It was one degree outside my door the other day—as in, thirty-one degrees below the freezing point. An unusually hard winter, again.
If it weren’t for the lengthening hours of light and the unarguably increasing warmth of the sun (not to mention maple sap dripping on the hood of my car from the tree that arches over my driveway), I might despair. But bitter cold and almost-daily snow shoveling are not here to stay, regardless of what Oberon might wish to think. Make way for Titania. Come along, spring.
With the turning of seasons, I love to read associated titles. It’s my way to both celebrate alternate elements of life and move with the rhythm of Nature herself. Here are ten spring books to get us started as we coax spring to (please!) make her appearance.
1. O: Love Poems from the Ozarks; T. S. Poetry Press
Divided into four sections—spring, summer, autumn, winter—this collection has an overall feel of vibrance that will waken you like the first spring day. Read it in your jeans (or, um, out).
I love the unknown in you,
the unfair, the shy backs of your knees,
the colony of dimples
that sleep in moon-shaped huts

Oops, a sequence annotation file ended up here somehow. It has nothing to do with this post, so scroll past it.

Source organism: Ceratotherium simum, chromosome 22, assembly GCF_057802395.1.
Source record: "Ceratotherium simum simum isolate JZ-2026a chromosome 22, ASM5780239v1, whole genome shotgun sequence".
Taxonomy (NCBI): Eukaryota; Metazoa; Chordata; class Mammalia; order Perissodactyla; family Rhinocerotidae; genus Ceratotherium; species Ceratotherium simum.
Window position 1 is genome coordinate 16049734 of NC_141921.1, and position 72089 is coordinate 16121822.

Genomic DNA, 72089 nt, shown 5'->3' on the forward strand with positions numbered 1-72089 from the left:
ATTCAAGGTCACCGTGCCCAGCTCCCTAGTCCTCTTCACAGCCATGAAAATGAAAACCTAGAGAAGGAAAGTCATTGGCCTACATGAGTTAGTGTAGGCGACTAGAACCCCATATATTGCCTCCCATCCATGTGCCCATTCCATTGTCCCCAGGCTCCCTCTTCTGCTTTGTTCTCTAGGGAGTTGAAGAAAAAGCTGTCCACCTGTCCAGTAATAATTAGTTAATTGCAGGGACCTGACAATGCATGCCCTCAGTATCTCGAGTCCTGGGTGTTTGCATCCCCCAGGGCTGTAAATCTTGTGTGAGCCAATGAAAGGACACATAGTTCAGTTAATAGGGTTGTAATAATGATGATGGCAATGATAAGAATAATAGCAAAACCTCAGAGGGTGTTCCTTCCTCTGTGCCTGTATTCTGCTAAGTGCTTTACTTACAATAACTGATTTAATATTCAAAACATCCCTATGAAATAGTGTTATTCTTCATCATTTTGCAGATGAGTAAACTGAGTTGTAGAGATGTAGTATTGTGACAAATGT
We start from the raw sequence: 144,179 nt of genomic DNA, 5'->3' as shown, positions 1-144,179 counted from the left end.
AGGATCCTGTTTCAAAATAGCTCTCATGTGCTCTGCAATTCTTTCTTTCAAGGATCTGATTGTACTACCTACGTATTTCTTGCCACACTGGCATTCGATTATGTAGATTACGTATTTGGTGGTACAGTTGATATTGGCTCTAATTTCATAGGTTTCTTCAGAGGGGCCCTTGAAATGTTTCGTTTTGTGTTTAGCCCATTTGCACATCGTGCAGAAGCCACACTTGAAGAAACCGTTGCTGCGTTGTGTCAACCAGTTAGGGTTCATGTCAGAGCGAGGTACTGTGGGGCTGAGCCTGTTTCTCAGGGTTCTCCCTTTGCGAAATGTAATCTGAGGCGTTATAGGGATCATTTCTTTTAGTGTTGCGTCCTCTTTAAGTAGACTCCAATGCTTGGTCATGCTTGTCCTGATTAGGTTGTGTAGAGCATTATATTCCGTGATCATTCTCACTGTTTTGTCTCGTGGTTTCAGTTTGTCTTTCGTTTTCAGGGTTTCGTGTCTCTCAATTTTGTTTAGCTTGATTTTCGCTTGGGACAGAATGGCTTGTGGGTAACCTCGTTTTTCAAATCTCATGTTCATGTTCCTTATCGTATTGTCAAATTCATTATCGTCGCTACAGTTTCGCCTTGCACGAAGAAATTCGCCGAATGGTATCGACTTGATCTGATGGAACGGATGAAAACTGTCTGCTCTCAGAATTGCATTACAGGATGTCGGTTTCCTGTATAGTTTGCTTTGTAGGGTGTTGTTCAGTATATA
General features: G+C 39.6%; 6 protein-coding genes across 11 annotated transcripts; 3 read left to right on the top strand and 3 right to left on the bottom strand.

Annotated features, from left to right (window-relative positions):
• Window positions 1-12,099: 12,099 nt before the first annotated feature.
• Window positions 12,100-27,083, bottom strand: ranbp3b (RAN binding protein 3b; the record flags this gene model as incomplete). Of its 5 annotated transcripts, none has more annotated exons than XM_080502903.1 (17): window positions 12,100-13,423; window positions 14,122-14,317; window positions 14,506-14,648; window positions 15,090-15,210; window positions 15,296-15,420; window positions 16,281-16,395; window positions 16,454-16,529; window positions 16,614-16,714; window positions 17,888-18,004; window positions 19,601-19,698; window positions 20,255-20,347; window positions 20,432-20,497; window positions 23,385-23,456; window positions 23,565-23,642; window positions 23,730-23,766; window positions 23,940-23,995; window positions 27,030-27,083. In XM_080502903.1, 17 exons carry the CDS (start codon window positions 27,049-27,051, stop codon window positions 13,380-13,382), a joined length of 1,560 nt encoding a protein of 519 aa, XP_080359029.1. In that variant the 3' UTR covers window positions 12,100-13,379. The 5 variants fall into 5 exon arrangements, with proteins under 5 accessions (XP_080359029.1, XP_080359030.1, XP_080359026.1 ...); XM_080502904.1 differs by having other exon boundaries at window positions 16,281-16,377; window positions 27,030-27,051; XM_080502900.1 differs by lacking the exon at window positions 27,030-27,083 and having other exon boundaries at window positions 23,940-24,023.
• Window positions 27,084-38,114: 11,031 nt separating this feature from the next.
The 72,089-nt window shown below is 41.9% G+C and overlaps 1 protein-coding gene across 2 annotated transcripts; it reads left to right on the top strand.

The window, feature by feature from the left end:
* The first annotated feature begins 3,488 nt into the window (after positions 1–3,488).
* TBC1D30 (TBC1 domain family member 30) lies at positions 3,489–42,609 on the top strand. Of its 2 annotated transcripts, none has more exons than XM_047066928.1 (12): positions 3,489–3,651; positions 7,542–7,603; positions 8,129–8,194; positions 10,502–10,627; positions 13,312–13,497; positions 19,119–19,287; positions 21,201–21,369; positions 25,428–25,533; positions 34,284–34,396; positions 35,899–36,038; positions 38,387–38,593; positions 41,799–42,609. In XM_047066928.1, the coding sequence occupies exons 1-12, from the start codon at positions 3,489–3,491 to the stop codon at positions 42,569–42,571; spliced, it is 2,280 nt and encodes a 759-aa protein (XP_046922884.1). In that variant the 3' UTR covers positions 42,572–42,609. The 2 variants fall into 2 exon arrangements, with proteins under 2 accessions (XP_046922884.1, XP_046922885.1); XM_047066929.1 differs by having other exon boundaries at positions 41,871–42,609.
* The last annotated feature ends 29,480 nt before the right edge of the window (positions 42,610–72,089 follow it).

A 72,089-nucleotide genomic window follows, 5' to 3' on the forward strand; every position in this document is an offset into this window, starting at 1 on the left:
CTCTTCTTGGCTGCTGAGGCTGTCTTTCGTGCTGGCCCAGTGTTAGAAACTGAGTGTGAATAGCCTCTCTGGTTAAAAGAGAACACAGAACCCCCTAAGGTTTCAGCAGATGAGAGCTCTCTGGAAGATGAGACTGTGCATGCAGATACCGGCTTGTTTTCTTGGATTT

toward your mouth.
2. InsideOut: Poems; International Arts Movement
Also divided into the four seasons, this book chronicles a year spent out-of-doors for at least fifteen minutes daily. Includes a good collection of haiku length poems that will make you consider doing a year of nature sitting. Start this spring, and you can create your own book-length collection of poems to track the experience.
Shall I teach
you the way
of a blossom,
the way of a cherry
pale yellow flutter
on the wind!
3. Classical Chinese Poetry: An Anthology; Farrar, Straus and Giroux
Though the poems in this enchanting volume are by no means all about spring, they exhibit a freshness and immediacy that feels appropriate for the season. And some of the short poems feel to me like little seeds to plant in the psyche. A timeless collection worth reading and re-reading, though I’m listing it amidst spring titles.
At West Creek in Ch’ U-Chou
Alone, I savor wildflowers tucked in along the creek,
and there’s a yellow oriole singing in treetop depths.
Spring floods come rain-swollen and wild at twilight.
No one here at the ferry, a boat drifts across of itself.
4. Charlotte’s Web; HarperCollins
This is one of my favorite fiction books ever. And I don’t mind saying that, even though it’s a children’s book. The story is a life story. Yes, one of the main characters is a pig named Wilbur and the other is a spider named Charlotte, but their friendship and the scope of what they build and discover together is reminiscent of any beautiful human relationship. The writing is surprisingly complex, and I love the way the story is book-ended by the season of spring…
From the beginning of the book:
“Fern pushed a chair out of the way and ran outdoors. The grass was wet and smelled of springtime.”
From the end of the book:
“Each spring there were new little spiders hatching out to take the place of the old. Most of them sailed away, on their balloons. But always two or three stayed and set up housekeeping in the doorway.”